Travelling With CBD Oil in Airports

The acceptance of CBD (cannabidiol) and its benefits are finally gaining momentum among the authorities, especially among those you regularly encounter, like the Transport Security Administration (TSA).

In a recent development, TSA has updated its guidelines [1] to include a CBD-based drug on flights. TSA’s latest policy on ‘What I can bring?” states:

Medical Marijuana

Carry-on Bags: Yes (Special Instructions)

Checked Bags: Yes (Special Instructions)

Bear in mind that this update clearly restricts CBD products (that can be carried on planes) only to FDA-approved drug, Epidiolex. This means all other cannabidiol products are still NOT allowed on board a flight in the US.

Its policy clearly states:

“Products/medications that contain hemp-derived CBD or are approved by the Food and Drug Administration (FDA) are legal as long as it is produced within the regulations defined by the law under the Agriculture Improvement Act 2018.”

While speaking to CNN [3], TSA has noted that: “possession of marijuana and certain cannabis-infused products” remain illegal under federal law. It has only approved carrying of Epidiolex after it was “made aware of an FDA-approved drug that contains CBD oil for children who experience seizures from pediatric epilepsy”.

TSA stated in its new notification:

 

However, it is still not clear on how the TSA intends to enforce the new rule, without having the resources to determine the difference between a hemp-based and marijuana-based CBD product or detect the presence of THC. Besides, it would also need to maintain a database of products approved by the FDA.

But this was no sudden development

Marijuana Moment [4], an online cannabis advocacy publication which first published this recent update, quoted a TSA spokesperson as saying: “TSA was made aware of an FDA-approved drug that contains CBD oil for children who experience seizures from pediatric epilepsy…To avoid confusion as to whether families can travel with this drug, TSA “immediately” updated TSA.gov once we became aware of the issue.”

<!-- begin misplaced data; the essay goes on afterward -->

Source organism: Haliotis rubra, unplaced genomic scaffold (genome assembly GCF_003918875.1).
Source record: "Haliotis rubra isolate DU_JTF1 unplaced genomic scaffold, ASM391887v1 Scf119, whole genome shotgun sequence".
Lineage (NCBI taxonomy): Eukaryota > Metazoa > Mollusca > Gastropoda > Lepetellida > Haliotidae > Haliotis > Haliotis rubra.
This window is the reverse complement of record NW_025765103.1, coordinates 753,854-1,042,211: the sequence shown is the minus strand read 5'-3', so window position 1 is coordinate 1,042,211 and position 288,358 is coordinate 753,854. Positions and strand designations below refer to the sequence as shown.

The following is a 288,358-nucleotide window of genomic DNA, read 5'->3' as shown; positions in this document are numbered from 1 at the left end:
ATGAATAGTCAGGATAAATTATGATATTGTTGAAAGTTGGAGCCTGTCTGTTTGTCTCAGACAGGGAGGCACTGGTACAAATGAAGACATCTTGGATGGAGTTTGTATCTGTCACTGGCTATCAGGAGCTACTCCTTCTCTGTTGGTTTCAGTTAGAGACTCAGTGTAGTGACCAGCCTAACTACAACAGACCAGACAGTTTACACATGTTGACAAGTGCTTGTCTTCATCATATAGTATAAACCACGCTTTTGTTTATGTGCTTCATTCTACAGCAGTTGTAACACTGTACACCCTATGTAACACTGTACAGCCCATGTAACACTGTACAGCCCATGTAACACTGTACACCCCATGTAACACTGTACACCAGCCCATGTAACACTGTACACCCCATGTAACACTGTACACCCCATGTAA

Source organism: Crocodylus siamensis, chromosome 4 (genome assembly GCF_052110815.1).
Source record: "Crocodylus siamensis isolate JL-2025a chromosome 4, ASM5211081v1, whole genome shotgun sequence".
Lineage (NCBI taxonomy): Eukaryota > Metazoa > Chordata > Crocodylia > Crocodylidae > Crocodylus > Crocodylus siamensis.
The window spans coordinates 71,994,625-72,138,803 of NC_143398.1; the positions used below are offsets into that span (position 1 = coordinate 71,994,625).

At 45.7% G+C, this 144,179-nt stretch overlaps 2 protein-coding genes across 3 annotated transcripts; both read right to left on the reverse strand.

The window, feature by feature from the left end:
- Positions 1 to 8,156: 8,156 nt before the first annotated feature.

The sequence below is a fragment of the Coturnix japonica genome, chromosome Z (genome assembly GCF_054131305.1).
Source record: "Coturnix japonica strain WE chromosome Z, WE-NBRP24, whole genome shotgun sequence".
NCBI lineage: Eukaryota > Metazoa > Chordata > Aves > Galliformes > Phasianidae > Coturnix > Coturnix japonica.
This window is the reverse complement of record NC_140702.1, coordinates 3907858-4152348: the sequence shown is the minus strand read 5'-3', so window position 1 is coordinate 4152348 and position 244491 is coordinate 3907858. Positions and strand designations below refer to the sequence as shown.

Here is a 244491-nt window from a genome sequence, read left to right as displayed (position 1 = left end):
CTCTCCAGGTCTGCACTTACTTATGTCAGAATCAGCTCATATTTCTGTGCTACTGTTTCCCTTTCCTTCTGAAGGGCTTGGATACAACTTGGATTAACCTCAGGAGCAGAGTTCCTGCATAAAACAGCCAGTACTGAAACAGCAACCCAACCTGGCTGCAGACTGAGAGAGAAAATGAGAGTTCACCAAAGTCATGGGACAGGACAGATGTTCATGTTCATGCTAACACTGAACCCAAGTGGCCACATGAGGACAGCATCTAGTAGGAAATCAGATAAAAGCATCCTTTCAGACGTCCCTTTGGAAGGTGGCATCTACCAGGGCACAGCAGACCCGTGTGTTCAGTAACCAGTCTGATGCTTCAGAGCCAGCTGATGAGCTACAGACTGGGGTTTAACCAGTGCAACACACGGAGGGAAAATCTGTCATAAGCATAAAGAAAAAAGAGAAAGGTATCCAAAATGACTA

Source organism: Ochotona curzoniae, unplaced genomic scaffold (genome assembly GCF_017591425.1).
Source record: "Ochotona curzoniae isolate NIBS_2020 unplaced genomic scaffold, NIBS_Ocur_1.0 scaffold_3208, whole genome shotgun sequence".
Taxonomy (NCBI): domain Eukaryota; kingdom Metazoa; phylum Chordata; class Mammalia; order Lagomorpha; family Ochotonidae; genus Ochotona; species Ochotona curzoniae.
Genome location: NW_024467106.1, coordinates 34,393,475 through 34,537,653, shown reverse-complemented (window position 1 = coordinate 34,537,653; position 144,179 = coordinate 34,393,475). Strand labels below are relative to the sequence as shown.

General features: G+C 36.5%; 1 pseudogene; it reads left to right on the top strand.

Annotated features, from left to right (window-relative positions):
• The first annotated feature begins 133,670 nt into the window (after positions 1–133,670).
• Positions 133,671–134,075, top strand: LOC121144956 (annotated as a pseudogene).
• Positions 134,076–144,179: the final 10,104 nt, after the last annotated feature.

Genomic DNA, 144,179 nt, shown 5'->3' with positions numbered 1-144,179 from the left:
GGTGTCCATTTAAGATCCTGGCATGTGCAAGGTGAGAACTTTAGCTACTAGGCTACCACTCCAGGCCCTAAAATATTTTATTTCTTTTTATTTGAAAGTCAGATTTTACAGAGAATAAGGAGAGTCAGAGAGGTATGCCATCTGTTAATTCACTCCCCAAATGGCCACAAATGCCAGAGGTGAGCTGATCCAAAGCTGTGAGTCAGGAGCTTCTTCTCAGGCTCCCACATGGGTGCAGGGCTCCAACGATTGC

Interestingly, the FDA approved the drug almost a year ago.

In any case, prior to December 2018, cannabis products derived from both hemp and marijuana were prohibited from being carried on flights.

With the Farm Bill of December 2018, things took a turn for the better for epilepsy patients who need to depend on Epidiolex, a CBD-based drug, to manage their seizures.

With the passage of the farm bill, CBD, which is the main non-psychoactive (non-intoxicating) component of marijuana, has been legalized at the federal level as long as it is extracted from hemp.

TSA’s previous updates

Since the past two years, TSA has been doing a flip-flop on this decision.

  • In March 2017, in response to passengers’ queries, it had tweeted:

AskTSA

@AskTSA

While we have no regulations on transporting marijuana, possession is a crime under Federal law. 1/2

12:40 PM – 29 Mar 2017

AskTSA

@AskTSA

Our officers aren’t looking for illegal narcotics, but they have to report them to law enforcement when discovered. 2/2

12:40 PM – 29 Mar 2017

Medical Marijuana

Carry-on Baggage: Yes

Checked Baggage: Yes

  • Shortly afterward, with the above notification drawing much attention from the media, especially those advocating for cannabis, the website temporarily removed the “Medical Marijuana” section and tweeted that it had made a “mistake”!